When Niklas Hansson left Activision Blizzard subsidiary Massive Entertainment in 2008, he decided it was time to take a little break from video game development.
He'd been working as the development manager on Ground Control II: Operation Exodus
, and later World in Conflict
, but by now he had a new outlook -- he wanted to teach.
And so, in the summer of 2008 he packed up his things, and moved into his new role as head teacher of games programming at The Game Assembly
educational program in Sweden... but of course, you never really lose that itch for making games.
A couple of years later, Hansson felt the urge rising once again. Along with his wife Carolina, this industry veteran decided that he'd have a crack at making a smaller indie title -- something nice and easy to develop that would only take him half a year in his spare time.
Nearly four years later, and Defrost Games' Project Temporality
has finally been released. It would appear that Hansson's decade in triple-A development taught him that polish was a great factor in making a game, and even as an indie, he was obsessed with giving his game "just one more" spruce up.
"Every time we polished something it just made something else stand out," he tells me. "So to achieve the visual polish we have under those conditions took a lot of time." In fact, Hansson and his team redesigned the game three times over before it finally "felt right."
What is Project Temporality
then? Imagine the general aesthetic and style of the Portal
series mixed with the time-bending and clone-creating of Braid
, and you're somewhere in the right ballpark (although Hansson tells me that he didn't even know of Braid
's existence until about a year or so into development.)
"Every time we polished something it just made something else stand out. So to achieve the visual polish we have under those conditions took a lot of time."
"The original idea for Temporality
was basically 'Let's make a game where you can play with time,'" he says. "In the beginning the game was much simpler and relied more on the coolness of just moving time forwards and backwards, but while working on it we realized we needed more. While the Time-clone concept existed from the beginning, it got more and more fleshed out along the way."
Hansson's team has fleshed out since 2010 as well. The teacher/developer spotted some bright students at his day job and asked them to come onboard, while other friends and family wanted in too. There's now a core team of four staffers putting Temporality
together, along with a handful of other people helping out.
The polishing was a huge part of the four-year development, but Hansson also notes that the story was a significant factor in that timeline too. As blogged on Gamasutra by Daniel Bernhoff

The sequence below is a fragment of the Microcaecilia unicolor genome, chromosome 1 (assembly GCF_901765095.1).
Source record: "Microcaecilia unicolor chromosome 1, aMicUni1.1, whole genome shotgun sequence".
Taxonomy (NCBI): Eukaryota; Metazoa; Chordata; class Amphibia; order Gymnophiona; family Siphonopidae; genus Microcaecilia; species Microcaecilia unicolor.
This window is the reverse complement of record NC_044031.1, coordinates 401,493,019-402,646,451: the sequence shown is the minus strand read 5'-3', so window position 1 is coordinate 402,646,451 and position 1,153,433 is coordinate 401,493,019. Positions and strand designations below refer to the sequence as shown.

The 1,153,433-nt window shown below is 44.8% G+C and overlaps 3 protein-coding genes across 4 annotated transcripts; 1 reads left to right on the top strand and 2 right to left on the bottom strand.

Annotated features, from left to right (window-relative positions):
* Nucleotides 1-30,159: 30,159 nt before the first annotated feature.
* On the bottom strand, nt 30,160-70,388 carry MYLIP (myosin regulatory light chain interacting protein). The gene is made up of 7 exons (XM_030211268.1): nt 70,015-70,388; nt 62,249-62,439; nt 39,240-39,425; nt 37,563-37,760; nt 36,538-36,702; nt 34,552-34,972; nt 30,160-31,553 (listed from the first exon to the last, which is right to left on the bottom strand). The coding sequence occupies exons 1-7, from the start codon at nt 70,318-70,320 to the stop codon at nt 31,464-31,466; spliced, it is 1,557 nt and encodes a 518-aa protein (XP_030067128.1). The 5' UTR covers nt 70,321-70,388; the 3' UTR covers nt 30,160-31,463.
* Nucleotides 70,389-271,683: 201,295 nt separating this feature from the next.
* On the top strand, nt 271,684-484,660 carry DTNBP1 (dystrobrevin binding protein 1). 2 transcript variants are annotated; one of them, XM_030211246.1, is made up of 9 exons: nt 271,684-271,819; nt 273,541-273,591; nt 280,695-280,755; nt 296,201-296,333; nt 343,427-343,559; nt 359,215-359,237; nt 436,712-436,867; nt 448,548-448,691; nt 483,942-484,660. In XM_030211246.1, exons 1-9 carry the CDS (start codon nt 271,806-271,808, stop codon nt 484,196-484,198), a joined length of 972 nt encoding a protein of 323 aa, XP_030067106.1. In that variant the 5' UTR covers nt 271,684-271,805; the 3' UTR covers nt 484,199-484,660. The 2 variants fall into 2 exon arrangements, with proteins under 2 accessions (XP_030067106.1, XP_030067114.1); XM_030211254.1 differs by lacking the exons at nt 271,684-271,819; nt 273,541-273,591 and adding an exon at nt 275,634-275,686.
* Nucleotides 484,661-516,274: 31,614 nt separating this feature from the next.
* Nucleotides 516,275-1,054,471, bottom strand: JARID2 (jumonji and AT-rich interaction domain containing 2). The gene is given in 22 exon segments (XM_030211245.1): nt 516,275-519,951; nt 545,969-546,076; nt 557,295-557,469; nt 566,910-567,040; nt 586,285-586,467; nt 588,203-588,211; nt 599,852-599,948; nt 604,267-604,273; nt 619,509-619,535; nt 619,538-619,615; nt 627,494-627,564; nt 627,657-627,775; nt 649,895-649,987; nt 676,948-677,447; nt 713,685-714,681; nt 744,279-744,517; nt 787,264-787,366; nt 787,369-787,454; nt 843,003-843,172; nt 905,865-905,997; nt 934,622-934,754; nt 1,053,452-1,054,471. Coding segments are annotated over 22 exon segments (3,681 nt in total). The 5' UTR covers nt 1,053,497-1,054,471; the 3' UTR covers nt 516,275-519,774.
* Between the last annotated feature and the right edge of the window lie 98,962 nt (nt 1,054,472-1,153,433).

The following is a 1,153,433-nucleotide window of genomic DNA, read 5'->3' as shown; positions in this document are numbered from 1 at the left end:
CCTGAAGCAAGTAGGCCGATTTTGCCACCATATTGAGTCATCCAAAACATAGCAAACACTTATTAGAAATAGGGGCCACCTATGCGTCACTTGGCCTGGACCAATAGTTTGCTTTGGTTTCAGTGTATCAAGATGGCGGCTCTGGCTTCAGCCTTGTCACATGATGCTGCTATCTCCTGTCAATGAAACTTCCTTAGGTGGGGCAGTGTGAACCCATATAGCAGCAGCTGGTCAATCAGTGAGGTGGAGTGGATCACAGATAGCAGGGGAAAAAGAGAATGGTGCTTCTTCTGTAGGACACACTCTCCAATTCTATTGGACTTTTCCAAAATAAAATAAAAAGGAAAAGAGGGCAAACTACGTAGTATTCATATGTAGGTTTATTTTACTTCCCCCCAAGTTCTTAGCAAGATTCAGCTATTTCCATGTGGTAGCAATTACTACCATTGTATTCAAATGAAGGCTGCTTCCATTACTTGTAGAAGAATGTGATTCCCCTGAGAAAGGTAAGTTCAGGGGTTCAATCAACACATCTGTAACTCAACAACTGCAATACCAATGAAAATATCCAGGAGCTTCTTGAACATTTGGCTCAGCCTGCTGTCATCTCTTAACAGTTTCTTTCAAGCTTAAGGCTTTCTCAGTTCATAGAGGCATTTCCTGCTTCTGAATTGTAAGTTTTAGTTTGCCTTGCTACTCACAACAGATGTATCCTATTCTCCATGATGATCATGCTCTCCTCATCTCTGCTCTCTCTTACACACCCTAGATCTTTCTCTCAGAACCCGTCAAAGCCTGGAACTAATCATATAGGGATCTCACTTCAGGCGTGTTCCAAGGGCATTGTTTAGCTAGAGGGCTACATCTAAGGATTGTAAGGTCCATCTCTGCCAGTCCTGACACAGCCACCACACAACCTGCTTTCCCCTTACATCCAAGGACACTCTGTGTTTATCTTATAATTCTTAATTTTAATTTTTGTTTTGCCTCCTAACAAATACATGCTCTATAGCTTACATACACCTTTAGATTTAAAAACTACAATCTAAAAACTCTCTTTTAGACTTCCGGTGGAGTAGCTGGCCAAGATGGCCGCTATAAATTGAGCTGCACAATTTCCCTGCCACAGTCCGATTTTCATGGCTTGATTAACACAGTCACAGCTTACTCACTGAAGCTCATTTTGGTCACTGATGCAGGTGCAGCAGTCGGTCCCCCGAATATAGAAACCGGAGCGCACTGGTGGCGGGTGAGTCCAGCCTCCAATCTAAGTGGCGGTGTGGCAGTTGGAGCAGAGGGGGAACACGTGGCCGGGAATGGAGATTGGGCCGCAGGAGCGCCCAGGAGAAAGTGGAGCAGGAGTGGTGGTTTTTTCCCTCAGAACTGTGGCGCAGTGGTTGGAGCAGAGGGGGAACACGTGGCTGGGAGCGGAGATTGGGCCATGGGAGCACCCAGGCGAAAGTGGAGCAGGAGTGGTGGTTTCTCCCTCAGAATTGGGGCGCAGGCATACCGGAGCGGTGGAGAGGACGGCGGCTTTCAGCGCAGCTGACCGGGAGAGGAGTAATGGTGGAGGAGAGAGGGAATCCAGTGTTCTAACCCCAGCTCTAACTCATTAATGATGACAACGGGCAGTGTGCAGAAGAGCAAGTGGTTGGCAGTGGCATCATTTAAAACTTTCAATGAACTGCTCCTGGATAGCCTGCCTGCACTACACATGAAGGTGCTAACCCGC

earlier this month, the script for the game has been through the grinder over and over again in the last three years, as the team wanted to get it as spot-on as possible.
In fact, while the writing for the game started in spring 2011, the final script was only just deliver in December 2013. "Our writer takes this story very seriously, and we believe it shows in all the small details in all the journals spread around the levels," notes Hansson.
Given the game's long development cycle, I asked Hansson whether any design elements of the game have changed dramatically compared to the original vision.
"There were two big changes that happened during development," he answers. "One was that we originally had a focus on more open-world map puzzles where you run backward and forward over a map to solve interlocked puzzles."
"It does sound awesome in theory, but in reality we confused the players who were unsure if they had got this part right, or if the error depended on another sub puzzle," he continues. "We would love to do a DLC pack with whole level puzzles, however, as we believe players who finished the main game would be ready for them."
The next big change was the speedrunning elements of the game. While speed-running was always a big factor, initially there were mechanics such that you could make your character jump higher and move faster depending on how much battery power you had left in your suit.
Unfortunately, most players didn't fully understand this, and simply felt like the controls became slippery and difficult to keep hold of. Hansson decided to cut these speedrunning features, and replace it with a star system quie late into development.
Project Temporality is out now on PC
, with a Steam release on the way soon. Hansson says that while the studio is focusing solely on the PC release right now, he'd love to see the game ported to other platforms.